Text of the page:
Research States That Heavy Fried Potato Consumers Are More Likely To Have Health Problems

Researchers found that heavy fried potatoes consumers who eat French fries twice or more times a week are more likely to have health problems causing death than those who avoid them, a recent study published in the American Journal of Clinical Nutrition found.


“Fried potatoes consumption is increasing worldwide.” warned Dr Nicola Veronese, lead author of the study and a scientist at the National Research Council in Padova, Italy.

In 2014, Americans consumed 112.1 pounds of potatoes per person, according to the National Potato Council. Only 33.5 pounds were fresh potatoes; however, the remaining 78.5 pounds were processed. According to the US Department of Agriculture, the majority of processed potatoes Americans eat are French fries.

Veronese and his colleagues have been studying the cases of 4,440 people aged 45 to 79 over the course of eight years to study osteoarthritis. However, the team focused more on consumption of potatoes and kept aloof from osteoarthritis.

In an email, Veronese assumed that fried potatoes are widely known to be unhealthy. However, the diseases and health problems it may cause have rarely been discussed.

Frying Potatoes

Veronese said that French fries, potato chips, hash browns — and any other preparation requiring a fryer — are all described as fried potatoes.

“Even if it is an observational study, we believe that the cooking oil, rich in trans-fat, is an important factor in explaining mortality in those eating more potatoes.” said Veronese. Trans-fat leads to LDL, cholesterol in the blood, and cardiovascular disease.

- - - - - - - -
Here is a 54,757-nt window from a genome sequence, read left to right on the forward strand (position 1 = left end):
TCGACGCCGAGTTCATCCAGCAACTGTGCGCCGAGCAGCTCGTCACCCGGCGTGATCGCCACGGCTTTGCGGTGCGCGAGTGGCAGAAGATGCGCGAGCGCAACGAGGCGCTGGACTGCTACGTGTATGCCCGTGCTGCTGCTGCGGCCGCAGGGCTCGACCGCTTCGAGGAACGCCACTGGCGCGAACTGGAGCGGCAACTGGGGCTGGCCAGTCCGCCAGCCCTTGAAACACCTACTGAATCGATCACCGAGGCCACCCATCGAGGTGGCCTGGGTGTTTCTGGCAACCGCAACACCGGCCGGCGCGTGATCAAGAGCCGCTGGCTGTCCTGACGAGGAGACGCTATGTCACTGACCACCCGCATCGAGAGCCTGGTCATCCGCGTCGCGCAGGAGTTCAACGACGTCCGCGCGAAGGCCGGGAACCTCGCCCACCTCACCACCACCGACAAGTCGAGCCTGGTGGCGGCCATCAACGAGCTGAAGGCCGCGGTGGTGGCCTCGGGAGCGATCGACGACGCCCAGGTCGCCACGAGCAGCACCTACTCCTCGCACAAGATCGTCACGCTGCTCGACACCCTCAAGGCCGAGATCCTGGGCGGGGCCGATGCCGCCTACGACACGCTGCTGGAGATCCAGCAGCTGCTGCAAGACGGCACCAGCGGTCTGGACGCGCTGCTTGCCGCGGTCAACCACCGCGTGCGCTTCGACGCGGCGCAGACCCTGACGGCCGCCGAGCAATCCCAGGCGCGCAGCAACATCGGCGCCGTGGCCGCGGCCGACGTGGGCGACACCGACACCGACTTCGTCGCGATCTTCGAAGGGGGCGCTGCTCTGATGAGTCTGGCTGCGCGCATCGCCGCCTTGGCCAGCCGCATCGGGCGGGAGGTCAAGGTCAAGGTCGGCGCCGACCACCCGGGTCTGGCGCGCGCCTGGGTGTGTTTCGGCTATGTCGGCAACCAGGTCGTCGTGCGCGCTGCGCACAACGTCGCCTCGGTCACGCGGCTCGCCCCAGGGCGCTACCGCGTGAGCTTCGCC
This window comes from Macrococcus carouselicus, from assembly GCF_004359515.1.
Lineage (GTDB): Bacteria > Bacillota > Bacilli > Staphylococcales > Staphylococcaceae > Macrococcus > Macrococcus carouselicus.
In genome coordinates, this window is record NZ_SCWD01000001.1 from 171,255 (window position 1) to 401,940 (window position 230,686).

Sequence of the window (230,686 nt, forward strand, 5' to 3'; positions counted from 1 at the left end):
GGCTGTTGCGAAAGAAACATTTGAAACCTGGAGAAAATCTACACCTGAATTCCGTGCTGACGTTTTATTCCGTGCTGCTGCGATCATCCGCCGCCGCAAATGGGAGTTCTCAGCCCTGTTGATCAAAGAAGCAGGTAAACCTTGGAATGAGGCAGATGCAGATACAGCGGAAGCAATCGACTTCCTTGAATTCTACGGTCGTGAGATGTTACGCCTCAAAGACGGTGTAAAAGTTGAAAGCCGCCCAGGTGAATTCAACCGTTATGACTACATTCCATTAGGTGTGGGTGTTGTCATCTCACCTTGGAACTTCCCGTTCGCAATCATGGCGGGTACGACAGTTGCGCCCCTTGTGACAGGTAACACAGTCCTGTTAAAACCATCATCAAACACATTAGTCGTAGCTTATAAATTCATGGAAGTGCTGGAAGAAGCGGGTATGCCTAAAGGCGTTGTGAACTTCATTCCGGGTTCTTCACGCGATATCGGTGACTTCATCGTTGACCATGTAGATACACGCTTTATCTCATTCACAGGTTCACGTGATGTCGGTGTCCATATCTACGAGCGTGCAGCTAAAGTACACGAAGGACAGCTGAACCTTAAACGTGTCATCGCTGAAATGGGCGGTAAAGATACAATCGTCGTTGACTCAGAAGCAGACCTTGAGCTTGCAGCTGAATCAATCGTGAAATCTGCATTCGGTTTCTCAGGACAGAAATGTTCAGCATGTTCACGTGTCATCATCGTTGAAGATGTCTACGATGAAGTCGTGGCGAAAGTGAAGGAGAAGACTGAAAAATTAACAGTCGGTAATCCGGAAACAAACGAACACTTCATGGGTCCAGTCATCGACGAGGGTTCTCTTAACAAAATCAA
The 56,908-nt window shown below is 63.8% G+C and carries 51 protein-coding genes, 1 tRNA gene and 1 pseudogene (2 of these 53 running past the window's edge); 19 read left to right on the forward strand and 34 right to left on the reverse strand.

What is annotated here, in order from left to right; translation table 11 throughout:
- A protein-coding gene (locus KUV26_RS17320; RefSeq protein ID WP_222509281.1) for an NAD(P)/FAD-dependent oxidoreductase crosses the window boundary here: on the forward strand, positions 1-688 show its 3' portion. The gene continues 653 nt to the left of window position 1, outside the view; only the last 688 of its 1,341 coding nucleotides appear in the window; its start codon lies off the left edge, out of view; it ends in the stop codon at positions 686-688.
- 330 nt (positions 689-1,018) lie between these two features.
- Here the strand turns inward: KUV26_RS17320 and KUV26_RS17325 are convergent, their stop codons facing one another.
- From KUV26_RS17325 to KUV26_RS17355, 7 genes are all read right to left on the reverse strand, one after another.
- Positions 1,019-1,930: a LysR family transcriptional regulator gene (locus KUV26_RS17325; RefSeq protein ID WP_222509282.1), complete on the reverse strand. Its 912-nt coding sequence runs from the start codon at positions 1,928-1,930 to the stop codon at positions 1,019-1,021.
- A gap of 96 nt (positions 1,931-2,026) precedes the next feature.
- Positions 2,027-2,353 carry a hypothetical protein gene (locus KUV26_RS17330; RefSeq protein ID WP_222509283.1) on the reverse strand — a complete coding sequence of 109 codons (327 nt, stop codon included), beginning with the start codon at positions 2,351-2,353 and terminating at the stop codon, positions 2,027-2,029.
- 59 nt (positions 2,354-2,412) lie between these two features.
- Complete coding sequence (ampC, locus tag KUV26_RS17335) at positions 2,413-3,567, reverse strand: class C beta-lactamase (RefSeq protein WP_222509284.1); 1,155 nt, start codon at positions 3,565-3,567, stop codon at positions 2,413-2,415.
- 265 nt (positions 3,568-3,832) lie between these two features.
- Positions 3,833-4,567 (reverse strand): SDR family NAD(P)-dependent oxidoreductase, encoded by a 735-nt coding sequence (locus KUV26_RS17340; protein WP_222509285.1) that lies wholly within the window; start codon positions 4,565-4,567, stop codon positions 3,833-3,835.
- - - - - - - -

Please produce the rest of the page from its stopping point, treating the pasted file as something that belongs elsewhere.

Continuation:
National Potato Council CEO John Keeling said the “study isn’t relevant to the general population” as the cases considered are with arthritis as it is an osteoarthritis study. “Potatoes are inherently a very healthy vegetable.”

In an email, Keeling explained that a medium-sized potato is 110 calories, has no fat, no sodium, no cholesterol, and offers nearly a third of the daily vitamin C requirement with more potassium than a banana.

“How the potato is prepared will impact the calorie, fat and sodium content,” said Keeling; however, the basic nutrients remain “no matter how it is prepared.”

Keeling also argued, “it is very much a stretch to brand fried potatoes, or any other form of potato, as unhealthy.”